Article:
Gear for starting out? (Check my list!) | OVERLAND BOUND COMMUNITY

Gear for starting out? (Check my list!)

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cug

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Contributor III

116
San Jose, CA, USA
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Guido
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GNE
Just make sure, the stuff is decent quality. Smittybilt can be good enough or can be … less so. Similar to Coleman. Unfortunately, often enough you get what you pay for …
 

Billiebob

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earth
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Bill
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William
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Here’s what I’m thinking:
- First Aid / Trauma kit
- fire extinguisher
- Hi-Lift
- ViAir portable compressor
- Rapid tire deflator
- Traction boards
- 2.5-5 gallon jerry can
- water cans
- traction boards
let me rewrite this...
Band Aids
Fire Extinguisher
Factory Jack
why ????
double why lol ?????
or tire chains, kinda terrain dependent
or, focus on mods that increase gas mileage, ps, none of them are on overlanding forums
water bottles, ya only need drinking water
really, ya already said that

you missed the flight plan, letting a trusted freind know where you are and when you will be back.
 

CafeRoaster

Rank 0

Contributor I

60
Seattle, WA, USA
First Name
David
Last Name
Clark
Thanks everyone. I've ordered some stuff, and am picking up the rest in person. I think I'll have everything I need by the end of next week.

I ordered a cheaper roof rack that some folks mention rusts after a couple rainy days. So I'm thinking I should just go ahead and spray some protectant on it before putting it on. I was thinking about doing brush-on Rustoleum enamel. Thoughts? Recommendations?
 
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mep1811

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Pathfinder I

1,212
El Paso, Texas
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Michael
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Perez
Thanks everyone. I've ordered some stuff, and am picking up the rest in person. I think I'll have everything I need by the end of next week.

I ordered a cheaper roof rack that some folks mention rusts after a couple rainy days. So I'm thinking I should just go ahead and spray some protectant on it before putting it on. I was thinking about doing brush-on Rustoleum enamel. Thoughts? Recommendations?
Can't hurt to repaint the rack with another layer of paint.
 
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Wanderlost

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Member III

3,316
Caledonia, Illinois
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You're just starting out?
My advice is to just throw your camping gear in the back and head out.
All you need off your list to get started is a simple first-aid kit and the fire extinguisher mounted as close to arm's reach from the driver's seat. The only addition would be a current Motor Vehicle Usage Map for the National Forest(s) you're going to be in.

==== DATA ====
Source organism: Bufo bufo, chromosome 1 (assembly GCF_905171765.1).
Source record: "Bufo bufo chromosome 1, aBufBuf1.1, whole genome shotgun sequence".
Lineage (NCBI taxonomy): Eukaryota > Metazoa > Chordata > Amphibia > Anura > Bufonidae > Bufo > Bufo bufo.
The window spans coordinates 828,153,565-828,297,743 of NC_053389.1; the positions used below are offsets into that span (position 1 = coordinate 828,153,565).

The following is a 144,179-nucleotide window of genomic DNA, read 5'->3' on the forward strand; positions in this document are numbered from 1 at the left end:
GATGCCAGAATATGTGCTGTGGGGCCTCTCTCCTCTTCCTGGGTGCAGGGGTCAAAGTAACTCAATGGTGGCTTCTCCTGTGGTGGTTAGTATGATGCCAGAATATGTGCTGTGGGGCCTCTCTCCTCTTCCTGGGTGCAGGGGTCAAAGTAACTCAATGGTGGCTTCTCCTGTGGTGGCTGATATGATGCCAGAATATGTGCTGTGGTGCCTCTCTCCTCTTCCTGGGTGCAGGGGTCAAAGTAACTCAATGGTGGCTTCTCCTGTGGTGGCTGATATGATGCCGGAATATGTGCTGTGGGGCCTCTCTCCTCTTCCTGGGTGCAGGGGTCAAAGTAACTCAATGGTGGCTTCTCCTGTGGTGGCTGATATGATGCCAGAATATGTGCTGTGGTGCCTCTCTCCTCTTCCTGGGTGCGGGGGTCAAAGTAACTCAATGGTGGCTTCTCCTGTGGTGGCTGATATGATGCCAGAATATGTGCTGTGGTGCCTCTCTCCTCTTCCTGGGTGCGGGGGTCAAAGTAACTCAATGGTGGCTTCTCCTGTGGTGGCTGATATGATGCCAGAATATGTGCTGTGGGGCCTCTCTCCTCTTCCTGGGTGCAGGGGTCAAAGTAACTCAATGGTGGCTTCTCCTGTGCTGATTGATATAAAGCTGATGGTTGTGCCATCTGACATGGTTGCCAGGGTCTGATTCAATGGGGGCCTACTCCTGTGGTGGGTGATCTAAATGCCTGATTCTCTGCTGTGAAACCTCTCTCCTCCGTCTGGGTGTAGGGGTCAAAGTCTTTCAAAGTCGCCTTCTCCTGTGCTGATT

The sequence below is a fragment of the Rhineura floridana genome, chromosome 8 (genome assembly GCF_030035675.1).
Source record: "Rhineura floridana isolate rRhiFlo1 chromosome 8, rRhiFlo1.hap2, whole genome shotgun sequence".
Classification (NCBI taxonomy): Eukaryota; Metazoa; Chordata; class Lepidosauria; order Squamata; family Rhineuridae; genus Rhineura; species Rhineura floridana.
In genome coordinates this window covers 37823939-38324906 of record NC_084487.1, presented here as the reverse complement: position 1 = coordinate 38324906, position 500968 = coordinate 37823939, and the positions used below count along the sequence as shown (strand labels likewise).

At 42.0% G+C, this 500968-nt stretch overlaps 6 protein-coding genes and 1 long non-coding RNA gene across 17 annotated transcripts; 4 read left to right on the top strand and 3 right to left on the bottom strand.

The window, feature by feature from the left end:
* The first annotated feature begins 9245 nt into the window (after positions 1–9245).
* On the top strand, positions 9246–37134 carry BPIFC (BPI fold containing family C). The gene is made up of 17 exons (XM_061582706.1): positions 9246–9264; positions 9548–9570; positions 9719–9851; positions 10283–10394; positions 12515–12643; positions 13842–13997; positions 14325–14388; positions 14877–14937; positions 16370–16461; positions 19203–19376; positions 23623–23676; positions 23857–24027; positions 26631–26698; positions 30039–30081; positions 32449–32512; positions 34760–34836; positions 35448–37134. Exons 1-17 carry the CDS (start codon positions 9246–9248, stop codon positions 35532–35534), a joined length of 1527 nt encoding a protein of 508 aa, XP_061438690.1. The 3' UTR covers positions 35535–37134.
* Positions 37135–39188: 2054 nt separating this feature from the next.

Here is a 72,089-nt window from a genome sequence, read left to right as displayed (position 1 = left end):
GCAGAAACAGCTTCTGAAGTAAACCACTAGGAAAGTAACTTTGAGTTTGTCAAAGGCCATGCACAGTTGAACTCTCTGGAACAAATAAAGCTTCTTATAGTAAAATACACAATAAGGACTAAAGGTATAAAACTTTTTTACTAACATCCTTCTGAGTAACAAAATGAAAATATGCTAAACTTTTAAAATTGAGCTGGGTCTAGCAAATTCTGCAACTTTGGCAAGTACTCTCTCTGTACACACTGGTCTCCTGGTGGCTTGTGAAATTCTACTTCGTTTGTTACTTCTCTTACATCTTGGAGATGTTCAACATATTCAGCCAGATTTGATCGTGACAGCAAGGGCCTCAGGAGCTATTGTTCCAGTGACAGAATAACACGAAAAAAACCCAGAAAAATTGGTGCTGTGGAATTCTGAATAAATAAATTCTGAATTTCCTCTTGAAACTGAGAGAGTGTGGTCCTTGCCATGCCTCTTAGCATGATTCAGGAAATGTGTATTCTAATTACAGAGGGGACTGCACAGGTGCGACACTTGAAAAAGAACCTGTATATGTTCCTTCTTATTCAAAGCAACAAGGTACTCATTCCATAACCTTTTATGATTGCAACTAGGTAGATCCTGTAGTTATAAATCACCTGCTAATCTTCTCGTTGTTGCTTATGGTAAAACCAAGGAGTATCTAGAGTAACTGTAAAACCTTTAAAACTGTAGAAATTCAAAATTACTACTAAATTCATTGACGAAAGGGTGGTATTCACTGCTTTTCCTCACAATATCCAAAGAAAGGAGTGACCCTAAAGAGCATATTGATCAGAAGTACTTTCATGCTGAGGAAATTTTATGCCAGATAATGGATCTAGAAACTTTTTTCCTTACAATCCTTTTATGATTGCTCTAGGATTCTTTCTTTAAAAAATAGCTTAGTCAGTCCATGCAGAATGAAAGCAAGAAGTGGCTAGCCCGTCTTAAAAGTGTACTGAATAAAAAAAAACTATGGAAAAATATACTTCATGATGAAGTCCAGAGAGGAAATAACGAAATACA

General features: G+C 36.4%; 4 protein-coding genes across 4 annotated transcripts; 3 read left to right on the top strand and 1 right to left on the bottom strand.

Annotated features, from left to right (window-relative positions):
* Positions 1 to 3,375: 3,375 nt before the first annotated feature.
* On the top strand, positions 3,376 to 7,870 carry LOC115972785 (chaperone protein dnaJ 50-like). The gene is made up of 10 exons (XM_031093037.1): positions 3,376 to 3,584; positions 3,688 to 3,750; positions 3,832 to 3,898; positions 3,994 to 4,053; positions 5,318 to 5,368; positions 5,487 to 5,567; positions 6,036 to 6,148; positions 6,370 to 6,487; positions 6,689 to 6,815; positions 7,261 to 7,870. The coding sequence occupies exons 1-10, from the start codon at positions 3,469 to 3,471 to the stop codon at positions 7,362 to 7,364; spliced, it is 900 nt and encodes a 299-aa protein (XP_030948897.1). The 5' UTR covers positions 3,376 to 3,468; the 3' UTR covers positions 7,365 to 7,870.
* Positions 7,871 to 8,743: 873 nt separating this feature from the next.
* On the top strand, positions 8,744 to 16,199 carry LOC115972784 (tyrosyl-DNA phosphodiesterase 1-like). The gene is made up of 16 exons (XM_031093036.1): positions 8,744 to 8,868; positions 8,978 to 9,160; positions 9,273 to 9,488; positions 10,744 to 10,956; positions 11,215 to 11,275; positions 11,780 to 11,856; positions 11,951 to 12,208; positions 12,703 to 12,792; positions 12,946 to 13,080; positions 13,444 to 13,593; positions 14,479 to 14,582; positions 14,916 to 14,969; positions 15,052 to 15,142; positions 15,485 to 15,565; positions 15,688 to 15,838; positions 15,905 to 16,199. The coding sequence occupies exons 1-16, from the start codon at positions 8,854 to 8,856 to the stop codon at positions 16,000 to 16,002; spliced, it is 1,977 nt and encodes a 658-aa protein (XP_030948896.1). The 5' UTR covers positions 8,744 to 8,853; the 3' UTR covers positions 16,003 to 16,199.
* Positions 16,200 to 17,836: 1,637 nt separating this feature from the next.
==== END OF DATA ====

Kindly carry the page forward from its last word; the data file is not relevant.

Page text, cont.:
Don't get caught up in the gear frenzy, at least not right away. Experience will give you the best advice on what you need. That goes for what modifications, if any, you should make to your vehicle.
 

CafeRoaster

Rank 0

Contributor I

60
Seattle, WA, USA
First Name
David
Last Name
Clark
You're just starting out?
My advice is to just throw your camping gear in the back and head out.
All you need off your list to get started is a simple first-aid kit and the fire extinguisher mounted as close to arm's reach from the driver's seat. The only addition would be a current Motor Vehicle Usage Map for the National Forest(s) you're going to be in.
Don't get caught up in the gear frenzy, at least not right away. Experience will give you the best advice on what you need. That goes for what modifications, if any, you should make to your vehicle.
I did pick up some stuff that I thought would help - shovel, roof rack, storage totes, etc. as well as some essentials I didn't have. I think I've got everything I'll need for quite some time. Plus, I need to continue funding my retirement accounts haha!
 

huachuca

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One thing I seldom see mentioned in threads like this is a booster pack, jumper cable set or some other way of recovering from a dead battery. Other than the first aid kit, my NOCO GB150 gets used more than anything else carried in the truck. Admittedly, its most frequent need is for tractors, combines or vehicles on the farm but I've also been called upon to jump start more folks when camping than to spool out the winch or plug a tire. Disclaimer - The model linked is definite overkill for most but necessary for the big diesels on our ag equipment. My personal experience has been the combo booster pack / air compressor / light / USB charger models sold in the big box stores for $50-$100 that use a lead acid battery are not worth the money - Spend a bit more and get a brand name unit with a lithium battery even though it may have fewer features.
 

bryceCtravels